The Highs and Lows of TV Remakes: Fandoms, Failures and Success

Veronica Mars creator Rob Thomas and Charmed's Jennie Snyder Urman on remaking beloved shows

By Chris Harnick Aug 13, 2018 1:00 PMTags

To remake, reboot or revive, that seems to be the burning question in Hollywood.

As the television landscape continues to grow, from traditional broadcast networks to basic and premium cable to streaming platforms—even Walmart might launch a streaming platform—established properties are a hot commodity. These older shows and/or movie properties have an already established brand familiarity and potential audience built in, which is a blessing and a curse.

Look at what happened when The CW ordered a Charmed reboot to pilot. Original series star Holly Marie Combs took to social media and slammed the project. "Here's the thing. Until you ask us to rewrite it like Brad Kern did weekly don't even think of capitalizing on our hard work," Combs tweeted. "Charmed belongs to the 4 of us, our vast amount of writers, crews and predominantly the fans. FYI you will not fool them by owning a title/stamp. So bye."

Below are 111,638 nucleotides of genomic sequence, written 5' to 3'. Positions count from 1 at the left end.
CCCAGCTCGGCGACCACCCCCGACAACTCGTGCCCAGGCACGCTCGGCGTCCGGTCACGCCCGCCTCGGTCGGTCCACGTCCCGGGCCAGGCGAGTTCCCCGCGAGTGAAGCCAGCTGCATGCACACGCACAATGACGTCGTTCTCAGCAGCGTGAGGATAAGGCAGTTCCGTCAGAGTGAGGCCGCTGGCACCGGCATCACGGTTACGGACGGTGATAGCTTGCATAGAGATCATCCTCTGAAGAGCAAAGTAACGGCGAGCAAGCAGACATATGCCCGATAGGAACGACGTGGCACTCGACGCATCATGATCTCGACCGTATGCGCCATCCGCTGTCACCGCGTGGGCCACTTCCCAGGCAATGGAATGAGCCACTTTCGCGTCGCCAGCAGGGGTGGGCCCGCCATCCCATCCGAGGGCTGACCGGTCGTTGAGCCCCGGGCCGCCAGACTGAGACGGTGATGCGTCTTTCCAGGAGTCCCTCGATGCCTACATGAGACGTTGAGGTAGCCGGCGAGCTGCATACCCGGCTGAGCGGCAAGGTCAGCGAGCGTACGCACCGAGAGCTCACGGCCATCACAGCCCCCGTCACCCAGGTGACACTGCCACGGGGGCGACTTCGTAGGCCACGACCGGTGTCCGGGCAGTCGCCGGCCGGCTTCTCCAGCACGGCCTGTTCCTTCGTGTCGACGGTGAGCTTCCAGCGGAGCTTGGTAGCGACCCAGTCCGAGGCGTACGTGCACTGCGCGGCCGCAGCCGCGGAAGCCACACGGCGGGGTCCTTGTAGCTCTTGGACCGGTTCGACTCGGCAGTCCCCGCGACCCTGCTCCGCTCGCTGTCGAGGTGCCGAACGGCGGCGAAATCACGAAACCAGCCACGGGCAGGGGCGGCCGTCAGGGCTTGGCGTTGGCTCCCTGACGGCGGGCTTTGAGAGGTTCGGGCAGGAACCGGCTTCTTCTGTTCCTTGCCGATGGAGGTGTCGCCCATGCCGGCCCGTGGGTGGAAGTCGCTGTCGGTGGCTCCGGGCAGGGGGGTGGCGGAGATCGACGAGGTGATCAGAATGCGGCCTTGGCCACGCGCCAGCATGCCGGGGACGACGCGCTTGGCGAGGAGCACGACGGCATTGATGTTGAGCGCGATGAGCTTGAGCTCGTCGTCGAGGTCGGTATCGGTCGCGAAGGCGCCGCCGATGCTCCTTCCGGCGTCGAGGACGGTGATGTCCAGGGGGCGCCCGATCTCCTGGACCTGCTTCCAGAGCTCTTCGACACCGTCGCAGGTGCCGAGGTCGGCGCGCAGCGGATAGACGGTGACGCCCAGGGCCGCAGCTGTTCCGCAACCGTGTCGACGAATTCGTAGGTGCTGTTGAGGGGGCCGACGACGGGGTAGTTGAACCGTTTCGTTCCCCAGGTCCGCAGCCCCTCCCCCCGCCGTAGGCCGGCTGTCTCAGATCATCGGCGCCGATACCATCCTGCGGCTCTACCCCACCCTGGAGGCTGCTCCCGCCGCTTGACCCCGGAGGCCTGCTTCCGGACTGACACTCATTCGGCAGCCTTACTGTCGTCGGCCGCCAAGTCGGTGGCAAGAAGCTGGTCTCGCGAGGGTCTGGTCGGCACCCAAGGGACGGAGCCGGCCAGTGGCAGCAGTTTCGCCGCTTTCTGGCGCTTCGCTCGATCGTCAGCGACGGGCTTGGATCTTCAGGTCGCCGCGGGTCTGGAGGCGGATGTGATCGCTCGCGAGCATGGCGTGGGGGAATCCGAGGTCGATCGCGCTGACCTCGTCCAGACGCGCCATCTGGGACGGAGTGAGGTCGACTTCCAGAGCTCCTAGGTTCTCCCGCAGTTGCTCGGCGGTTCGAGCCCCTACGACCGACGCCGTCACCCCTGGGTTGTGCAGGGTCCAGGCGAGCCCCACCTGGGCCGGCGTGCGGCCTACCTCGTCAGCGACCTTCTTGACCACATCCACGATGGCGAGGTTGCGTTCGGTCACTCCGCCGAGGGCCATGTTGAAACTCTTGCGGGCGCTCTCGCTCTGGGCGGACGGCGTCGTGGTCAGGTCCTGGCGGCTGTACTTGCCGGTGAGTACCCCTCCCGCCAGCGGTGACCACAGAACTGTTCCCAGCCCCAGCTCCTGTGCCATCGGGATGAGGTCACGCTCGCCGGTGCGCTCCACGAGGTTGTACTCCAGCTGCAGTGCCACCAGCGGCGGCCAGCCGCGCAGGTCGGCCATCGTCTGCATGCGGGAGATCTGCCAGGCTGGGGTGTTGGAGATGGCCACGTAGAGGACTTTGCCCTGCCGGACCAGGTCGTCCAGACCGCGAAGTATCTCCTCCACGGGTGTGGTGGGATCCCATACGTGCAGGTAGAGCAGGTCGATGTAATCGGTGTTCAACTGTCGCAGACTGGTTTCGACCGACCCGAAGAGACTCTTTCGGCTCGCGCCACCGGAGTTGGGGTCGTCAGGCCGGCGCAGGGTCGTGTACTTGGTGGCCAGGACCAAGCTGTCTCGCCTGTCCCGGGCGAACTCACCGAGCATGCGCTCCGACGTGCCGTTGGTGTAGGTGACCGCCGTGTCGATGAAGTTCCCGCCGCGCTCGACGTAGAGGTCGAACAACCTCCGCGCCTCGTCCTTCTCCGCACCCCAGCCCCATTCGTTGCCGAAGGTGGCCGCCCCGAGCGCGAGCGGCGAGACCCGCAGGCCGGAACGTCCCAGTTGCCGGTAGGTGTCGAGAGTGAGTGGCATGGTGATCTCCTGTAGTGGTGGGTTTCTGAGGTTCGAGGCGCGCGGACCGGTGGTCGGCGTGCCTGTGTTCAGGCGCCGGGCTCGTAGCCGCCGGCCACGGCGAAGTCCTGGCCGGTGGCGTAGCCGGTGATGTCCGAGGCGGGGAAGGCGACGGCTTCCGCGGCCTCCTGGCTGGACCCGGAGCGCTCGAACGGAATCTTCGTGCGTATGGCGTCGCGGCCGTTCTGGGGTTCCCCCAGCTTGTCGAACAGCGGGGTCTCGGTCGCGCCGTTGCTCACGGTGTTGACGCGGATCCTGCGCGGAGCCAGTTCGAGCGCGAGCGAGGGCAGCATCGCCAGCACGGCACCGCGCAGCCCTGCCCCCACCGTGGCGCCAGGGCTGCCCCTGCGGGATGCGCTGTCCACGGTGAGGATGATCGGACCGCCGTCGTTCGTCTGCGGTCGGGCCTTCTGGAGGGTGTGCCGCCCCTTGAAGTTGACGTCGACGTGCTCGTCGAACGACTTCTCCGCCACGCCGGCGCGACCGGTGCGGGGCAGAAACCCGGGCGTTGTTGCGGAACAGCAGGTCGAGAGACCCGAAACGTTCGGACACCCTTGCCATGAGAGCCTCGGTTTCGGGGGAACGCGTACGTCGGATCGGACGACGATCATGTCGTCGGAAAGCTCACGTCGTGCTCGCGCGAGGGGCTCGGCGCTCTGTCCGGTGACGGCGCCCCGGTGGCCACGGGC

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CW boss Mark Pedowitz addressed Combs' criticism at the 2018 Television Critics Association press tour. "Again, everyone's entitled to their opinion. I have great respect for all of them as actors. But, again, just give the show a shot," he said. "It's different."

Somebody who knows all too well about reboots, remakes, revivals and fandom is Veronica Mars creator Rob Thomas.

"There's just so much entertainment right now. I mean, there's just—there are so many shows out right now and I know that networks are thinking, 'How can we get a toe hold? How can we get an initial audience for what we're doing?' and if it's a title that people know and think of fondly, it puts them one step ahead of the game, usually," Thomas said about the TV industry's current infatuation with reboots, remakes and revivals.